Nytex

In Brief: Algerian government adopts new telecoms bill. 

Algeria’s government has passed a new telecoms law, the Code of Posts and Electronic Communications, which includes an obligation for fixed line incumbent Algerie Telecom (AT) to open its unbundled local loops to alternative operators, in addition to granting extra powers to the telco to undertake widespread monitoring of all international phone calls. Domestic news source ALG24 writes that the Council of Ministers also voted to ‘strengthen the authority of the post and electronic communications regulator’ via the establishment of a new Radio Frequency Management Agency, which will monitor communications.

***Nepal’s state-backed fixed and mobile operator Nepal Telecom (NT) has launched the country’s first commercial 4G LTE network. According to a report from the Himalayan Times, 4G coverage is so far limited to 308 base transceiver stations (BTS) in the Kathmandu Valley and 25 BTS in Pokhara. While services are currently only available to NT’s post-paid customers, a pre-paid offering is due to be added on 4 February. The telco says its new 4G users can expect download rates of up to 32.4Mbps. TeleGeography’s GlobalComms Database notes that NT had 14.73 million GSM and CDMA mobile subscribers at the end of September 2016. It is using 1800MHz spectrum for its new LTE network; rival operator Ncell is expected to launch its own 4G service in the coming weeks.

***Paltel is set to have both its fixed and mobile licences extended for a further 20 years at a cost of USD290 million, after reaching a deal with the Palestinian National Authority (PNA). According to the PNA’s Minister of Finance, Paltel will pay half of the amount when the agreement is signed this week (4 January), with the remainder to be paid in four instalments over a two-year period; these payments will be made every six months. Paltel is set to have both its fixed and mobile licences extended for a further 20 years at a cost of USD290 million, after reaching a deal with the Palestinian National Authority (PNA).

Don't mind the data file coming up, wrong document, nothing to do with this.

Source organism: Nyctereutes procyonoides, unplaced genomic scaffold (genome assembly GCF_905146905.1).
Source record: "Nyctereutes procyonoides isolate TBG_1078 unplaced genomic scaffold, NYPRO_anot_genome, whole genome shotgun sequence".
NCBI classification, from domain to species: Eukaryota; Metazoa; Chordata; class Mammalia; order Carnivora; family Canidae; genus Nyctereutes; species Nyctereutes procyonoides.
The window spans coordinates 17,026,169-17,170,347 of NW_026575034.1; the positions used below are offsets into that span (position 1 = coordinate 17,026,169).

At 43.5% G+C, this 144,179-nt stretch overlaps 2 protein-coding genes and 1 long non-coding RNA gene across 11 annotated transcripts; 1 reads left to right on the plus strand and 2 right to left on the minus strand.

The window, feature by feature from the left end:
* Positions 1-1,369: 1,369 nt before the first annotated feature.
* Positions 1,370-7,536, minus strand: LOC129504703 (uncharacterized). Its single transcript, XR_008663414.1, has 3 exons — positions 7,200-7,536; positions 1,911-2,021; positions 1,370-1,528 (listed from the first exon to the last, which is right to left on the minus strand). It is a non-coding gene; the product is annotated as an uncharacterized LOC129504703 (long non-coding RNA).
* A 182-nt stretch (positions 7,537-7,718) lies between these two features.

***Argentina has loosened regulations to allow more competition in its telecoms sector and widen internet penetration. A government decree published , declared that the government hopes its actions will attract billions of dollars in investments.Companies will no longer be barred from simultaneously providing cable TV, internet, fixed line and mobile phone services.Satellite TV company DirecTV will, for example, be allowed to sell internet services while cable operator Cablevision SA gets the green light to enter the 4G mobile telephone market.

***A dispute between the Mexican government and Rivada Networks, which was excluded from the country’s wholesale wireless project, is heading for the courts. Mexico is threatening to sue Rivada Networks and its Irish CEO, alleging they have libelled the country’s Secretary of Communications and Transport (SCT) over how a 20-year contract for the Red Compartida was awarded.
Rivada is also threatening to take the decision to US and Mexican courts.